For Maha Al-Fayyad, New Plymouth is slowly starting to feel like home.
The mother of three has been living in New Zealand for two years after migrating from Jordan with her husband and one of their sons.
But life is different, she told the Taranaki Daily News yesterday as Taranaki's ethnic communities celebrated International Migrants Day.
"I was a lawyer in Jordan, I had my own office and my own firm. Here I work as a grocery buyer for New World."
Mrs Al-Fayyad said she wasn't able to practise law in New Zealand without going through a lengthy and expensive process.
"The legal system is quite different but the skills are the same."
Instead she started her own immigration business, but a change to the law saw her give it up and start looking for a job.
"It was really hard. I would never get an interview because I have a different name and speak a different language."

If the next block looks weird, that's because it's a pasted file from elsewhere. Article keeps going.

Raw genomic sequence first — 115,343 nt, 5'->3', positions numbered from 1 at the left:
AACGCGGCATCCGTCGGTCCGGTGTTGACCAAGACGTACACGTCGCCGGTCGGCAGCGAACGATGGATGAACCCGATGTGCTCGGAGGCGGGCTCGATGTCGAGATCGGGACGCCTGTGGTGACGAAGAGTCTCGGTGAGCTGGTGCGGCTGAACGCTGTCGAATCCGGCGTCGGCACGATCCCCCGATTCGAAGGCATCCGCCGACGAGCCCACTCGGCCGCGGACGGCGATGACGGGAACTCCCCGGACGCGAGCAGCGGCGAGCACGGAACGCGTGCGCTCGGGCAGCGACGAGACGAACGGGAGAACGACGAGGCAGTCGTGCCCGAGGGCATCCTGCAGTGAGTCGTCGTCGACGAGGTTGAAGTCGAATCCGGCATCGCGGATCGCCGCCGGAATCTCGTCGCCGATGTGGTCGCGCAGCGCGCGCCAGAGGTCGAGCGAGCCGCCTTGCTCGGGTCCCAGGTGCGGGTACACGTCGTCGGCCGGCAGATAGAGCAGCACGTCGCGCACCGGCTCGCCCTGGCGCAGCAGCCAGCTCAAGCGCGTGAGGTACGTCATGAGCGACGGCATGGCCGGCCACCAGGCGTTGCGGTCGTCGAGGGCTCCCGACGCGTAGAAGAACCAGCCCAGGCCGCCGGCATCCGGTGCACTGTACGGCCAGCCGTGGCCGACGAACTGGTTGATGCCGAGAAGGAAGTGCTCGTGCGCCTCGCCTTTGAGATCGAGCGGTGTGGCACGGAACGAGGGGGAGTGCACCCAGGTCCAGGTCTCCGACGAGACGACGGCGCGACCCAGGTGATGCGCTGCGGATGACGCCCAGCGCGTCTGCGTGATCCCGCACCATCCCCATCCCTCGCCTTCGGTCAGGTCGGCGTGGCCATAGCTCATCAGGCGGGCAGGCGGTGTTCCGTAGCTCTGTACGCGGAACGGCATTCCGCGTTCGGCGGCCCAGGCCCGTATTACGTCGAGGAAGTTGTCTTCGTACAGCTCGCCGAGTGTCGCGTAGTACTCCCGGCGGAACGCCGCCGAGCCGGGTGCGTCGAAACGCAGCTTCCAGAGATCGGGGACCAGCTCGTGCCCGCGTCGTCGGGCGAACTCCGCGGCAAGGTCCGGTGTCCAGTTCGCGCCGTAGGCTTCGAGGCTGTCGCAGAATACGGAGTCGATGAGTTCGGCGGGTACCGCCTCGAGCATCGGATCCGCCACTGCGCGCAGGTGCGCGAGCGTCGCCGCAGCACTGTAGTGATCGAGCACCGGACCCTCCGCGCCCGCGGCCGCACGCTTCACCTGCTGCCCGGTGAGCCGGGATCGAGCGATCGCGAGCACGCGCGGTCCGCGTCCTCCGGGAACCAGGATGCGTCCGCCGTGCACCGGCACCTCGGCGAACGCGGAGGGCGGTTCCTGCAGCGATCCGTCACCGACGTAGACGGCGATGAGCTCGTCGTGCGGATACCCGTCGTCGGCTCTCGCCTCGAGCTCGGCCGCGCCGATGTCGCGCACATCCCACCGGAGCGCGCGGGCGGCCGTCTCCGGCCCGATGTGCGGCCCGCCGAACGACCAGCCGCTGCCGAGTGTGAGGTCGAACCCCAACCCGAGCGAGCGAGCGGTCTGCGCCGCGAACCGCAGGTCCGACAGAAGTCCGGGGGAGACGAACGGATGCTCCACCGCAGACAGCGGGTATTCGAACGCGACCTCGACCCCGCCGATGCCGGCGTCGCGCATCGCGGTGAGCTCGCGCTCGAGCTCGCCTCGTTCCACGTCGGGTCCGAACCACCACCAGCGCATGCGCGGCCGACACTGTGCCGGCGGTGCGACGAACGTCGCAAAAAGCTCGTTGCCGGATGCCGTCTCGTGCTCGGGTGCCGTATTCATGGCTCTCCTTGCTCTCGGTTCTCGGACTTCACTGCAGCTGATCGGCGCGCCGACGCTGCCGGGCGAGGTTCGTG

Finally, she found a job with New World and is also studying towards a diploma of business.
"At some point maybe I will go back to being a businesswoman."
Yesterday she organised the Migrant Day lunch through Settlement Support at the Disability Information Centre because Getha Kutty, the usual organiser, was away.
She is in a good position to do so, not having any English when she moved to New Plymouth and now speaking it fluently.
"My advice is to ask questions and ask people to repeat themselves or talk slower."
She said the migrant day was for people who had recently immigrated to New Plymouth to get together.
"Often migrants understand other migrants better than they would a Kiwi and they can be very shy about making mistakes."
She said migrants and New Zealanders needed to work together to improve the country.
"If we want to make progress, we need to focus on the positive things. I always encourage people to look at the positive things. New Zealand is our country now too, and it is our responsibility to help make it a better place for everyone. That's what I believe; I'm just speaking from my heart."
- © Fairfax NZ News
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